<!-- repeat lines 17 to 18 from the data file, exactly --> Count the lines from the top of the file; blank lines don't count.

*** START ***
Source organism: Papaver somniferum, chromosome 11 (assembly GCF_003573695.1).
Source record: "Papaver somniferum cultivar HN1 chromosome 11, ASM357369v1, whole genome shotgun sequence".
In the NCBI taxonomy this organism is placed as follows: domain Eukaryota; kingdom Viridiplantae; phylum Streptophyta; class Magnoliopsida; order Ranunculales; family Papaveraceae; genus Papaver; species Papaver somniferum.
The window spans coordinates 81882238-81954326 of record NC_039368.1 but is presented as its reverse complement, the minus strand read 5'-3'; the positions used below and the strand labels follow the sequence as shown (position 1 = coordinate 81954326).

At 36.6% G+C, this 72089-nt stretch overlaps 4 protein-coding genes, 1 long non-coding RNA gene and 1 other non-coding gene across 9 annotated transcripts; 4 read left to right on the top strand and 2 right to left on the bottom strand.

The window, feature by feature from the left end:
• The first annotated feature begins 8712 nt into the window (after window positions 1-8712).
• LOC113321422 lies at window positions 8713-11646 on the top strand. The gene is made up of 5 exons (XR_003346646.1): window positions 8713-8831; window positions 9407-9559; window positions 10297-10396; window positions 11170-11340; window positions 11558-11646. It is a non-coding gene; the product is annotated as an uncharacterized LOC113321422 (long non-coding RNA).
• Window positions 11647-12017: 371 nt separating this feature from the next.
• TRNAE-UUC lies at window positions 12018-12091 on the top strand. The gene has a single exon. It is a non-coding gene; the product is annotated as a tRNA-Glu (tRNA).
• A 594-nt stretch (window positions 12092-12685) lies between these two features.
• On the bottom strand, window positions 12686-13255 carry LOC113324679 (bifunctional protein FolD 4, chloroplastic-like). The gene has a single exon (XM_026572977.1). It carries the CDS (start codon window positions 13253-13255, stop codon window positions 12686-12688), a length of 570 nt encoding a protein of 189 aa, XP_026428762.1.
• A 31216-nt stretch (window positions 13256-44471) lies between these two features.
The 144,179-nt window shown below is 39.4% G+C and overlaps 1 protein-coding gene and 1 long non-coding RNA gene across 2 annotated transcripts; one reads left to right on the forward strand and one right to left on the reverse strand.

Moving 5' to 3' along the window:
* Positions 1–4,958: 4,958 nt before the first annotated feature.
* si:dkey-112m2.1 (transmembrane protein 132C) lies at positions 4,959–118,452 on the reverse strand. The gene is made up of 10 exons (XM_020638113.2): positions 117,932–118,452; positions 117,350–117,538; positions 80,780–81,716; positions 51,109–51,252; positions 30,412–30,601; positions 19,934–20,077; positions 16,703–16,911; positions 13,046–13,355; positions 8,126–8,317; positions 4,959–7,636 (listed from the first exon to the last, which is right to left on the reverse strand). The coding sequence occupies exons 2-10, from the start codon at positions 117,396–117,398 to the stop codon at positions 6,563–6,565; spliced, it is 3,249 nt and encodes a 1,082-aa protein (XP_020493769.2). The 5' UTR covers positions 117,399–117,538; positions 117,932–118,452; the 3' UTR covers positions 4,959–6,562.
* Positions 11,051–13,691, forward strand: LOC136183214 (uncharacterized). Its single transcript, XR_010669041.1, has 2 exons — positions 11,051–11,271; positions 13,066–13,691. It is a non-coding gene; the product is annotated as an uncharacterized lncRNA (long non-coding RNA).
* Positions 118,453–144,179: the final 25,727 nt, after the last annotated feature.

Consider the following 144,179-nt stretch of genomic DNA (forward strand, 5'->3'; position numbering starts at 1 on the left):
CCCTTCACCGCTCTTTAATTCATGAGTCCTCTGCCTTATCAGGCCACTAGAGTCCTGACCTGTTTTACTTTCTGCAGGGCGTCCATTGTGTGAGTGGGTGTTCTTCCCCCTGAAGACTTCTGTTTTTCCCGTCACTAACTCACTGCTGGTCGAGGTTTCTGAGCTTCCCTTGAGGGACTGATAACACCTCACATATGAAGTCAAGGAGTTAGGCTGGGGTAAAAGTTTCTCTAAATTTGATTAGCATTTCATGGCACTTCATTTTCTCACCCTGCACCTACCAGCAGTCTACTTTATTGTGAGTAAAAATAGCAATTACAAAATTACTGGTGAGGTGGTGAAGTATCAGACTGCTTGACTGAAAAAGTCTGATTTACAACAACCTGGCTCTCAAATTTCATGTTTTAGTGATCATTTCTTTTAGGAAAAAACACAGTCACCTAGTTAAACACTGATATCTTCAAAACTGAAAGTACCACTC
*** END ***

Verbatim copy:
* si:dkey-112m2.1 (transmembrane protein 132C) lies at positions 4,959–118,452 on the reverse strand. The gene is made up of 10 exons (XM_020638113.2): positions 117,932–118,452; positions 117,350–117,538; positions 80,780–81,716; positions 51,109–51,252; positions 30,412–30,601; positions 19,934–20,077; positions 16,703–16,911; positions 13,046–13,355; positions 8,126–8,317; positions 4,959–7,636 (listed from the first exon to the last, which is right to left on the reverse strand). The coding sequence occupies exons 2-10, from the start codon at positions 117,396–117,398 to the stop codon at positions 6,563–6,565; spliced, it is 3,249 nt and encodes a 1,082-aa protein (XP_020493769.2). The 5' UTR covers positions 117,399–117,538; positions 117,932–118,452; the 3' UTR covers positions 4,959–6,562.
* Positions 11,051–13,691, forward strand: LOC136183214 (uncharacterized). Its single transcript, XR_010669041.1, has 2 exons — positions 11,051–11,271; positions 13,066–13,691. It is a non-coding gene; the product is annotated as an uncharacterized lncRNA (long non-coding RNA).